Seven years ago, public officials in cash-strapped Flint, Michigan, cut city costs by tapping the Flint River as a source of public drinking water.
So began the most egregious example of environmental injustice in recent U.S. history, according to Paul Mohai, a founder of the movement for environmental justice and a professor at the University of Michigan School for Environment and Sustainability.
When they made the switch, city officials didn’t properly treat the new water, which allowed lead from corroded pipes, bacteria, and other contaminants to leach into the public drinking water supply. Flint residents, who are disproportionately low-income and Black, immediately raised alarms about the fetid, brown water flowing out of their faucets and cited health problems, such as hair loss and rashes.
But the city didn’t officially acknowledge the problem or begin to take decisive action until a year and a half …
When it comes to addressing climate-related flooding, Maryland has made progress.
In 2014, it created a "Coast Smart Council" at the state's Department of Natural Resources. Councilmembers, representing government, academia, business, advocacy, and other sectors, work together to develop science-backed resources and rules that govern development of state-funded projects in coastal and flood-prone areas.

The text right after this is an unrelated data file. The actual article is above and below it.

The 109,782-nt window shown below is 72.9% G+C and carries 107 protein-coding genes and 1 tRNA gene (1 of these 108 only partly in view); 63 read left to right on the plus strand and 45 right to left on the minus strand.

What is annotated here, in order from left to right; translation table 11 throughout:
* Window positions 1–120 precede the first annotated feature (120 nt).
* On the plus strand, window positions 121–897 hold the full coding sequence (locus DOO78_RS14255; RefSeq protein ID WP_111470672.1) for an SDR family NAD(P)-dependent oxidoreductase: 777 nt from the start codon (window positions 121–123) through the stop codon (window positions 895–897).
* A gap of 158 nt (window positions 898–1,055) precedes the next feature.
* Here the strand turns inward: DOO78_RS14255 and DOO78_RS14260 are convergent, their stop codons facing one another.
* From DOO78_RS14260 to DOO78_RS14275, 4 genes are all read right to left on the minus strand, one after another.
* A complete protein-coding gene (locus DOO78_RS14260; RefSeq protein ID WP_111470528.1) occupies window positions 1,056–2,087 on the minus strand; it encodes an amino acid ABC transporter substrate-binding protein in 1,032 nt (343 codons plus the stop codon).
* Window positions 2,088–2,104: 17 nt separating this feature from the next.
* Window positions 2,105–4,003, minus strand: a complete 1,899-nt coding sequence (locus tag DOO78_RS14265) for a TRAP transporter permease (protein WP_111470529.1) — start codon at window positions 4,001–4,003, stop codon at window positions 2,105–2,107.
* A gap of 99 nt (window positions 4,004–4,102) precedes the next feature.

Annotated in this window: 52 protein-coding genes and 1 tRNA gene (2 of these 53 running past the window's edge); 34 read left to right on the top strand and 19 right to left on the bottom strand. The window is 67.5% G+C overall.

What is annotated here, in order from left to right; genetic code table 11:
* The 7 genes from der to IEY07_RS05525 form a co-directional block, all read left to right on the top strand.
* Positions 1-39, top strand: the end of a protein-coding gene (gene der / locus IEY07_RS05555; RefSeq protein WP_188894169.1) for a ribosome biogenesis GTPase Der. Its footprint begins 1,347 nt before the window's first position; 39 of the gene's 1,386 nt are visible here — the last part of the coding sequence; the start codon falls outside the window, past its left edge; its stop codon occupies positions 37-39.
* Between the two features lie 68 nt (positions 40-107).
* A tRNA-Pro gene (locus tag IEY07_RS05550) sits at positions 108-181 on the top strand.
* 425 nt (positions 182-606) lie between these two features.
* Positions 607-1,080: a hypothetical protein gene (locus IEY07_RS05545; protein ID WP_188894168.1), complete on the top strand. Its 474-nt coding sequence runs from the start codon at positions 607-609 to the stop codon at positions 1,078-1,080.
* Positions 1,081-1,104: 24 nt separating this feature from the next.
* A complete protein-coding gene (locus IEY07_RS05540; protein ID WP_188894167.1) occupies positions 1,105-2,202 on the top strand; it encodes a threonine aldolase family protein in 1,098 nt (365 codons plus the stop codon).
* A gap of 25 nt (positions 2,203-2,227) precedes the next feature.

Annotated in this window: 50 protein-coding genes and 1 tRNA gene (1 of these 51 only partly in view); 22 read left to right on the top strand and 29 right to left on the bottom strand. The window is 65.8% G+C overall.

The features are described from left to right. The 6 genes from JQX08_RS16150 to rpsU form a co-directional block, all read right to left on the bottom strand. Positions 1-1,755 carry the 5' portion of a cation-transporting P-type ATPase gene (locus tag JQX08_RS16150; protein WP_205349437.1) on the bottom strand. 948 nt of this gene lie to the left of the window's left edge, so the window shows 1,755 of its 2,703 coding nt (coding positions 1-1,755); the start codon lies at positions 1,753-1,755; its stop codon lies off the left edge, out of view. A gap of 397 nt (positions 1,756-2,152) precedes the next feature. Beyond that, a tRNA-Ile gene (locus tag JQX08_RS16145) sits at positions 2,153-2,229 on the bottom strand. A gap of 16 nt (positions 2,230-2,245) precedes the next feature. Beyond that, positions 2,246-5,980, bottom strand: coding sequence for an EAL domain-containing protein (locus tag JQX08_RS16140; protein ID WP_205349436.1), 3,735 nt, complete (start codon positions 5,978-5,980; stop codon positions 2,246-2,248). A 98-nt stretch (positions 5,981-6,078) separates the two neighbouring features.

Meanwhile, state agencies and local jurisdictions work under the council's auspices and with the benefit of resources. such as local government studies and plans to address climate-related flooding. They also have a new interactive mapping tool — the Climate Ready Action Boundary — to help local governments and the public explore flood-prone boundaries in Maryland. Those who use the tool can make informed decisions about development in areas vulnerable to flooding or sea level rise. Any state development built within the flood-prone boundary must be designed with flood-resilient features.
But these actions don't come close …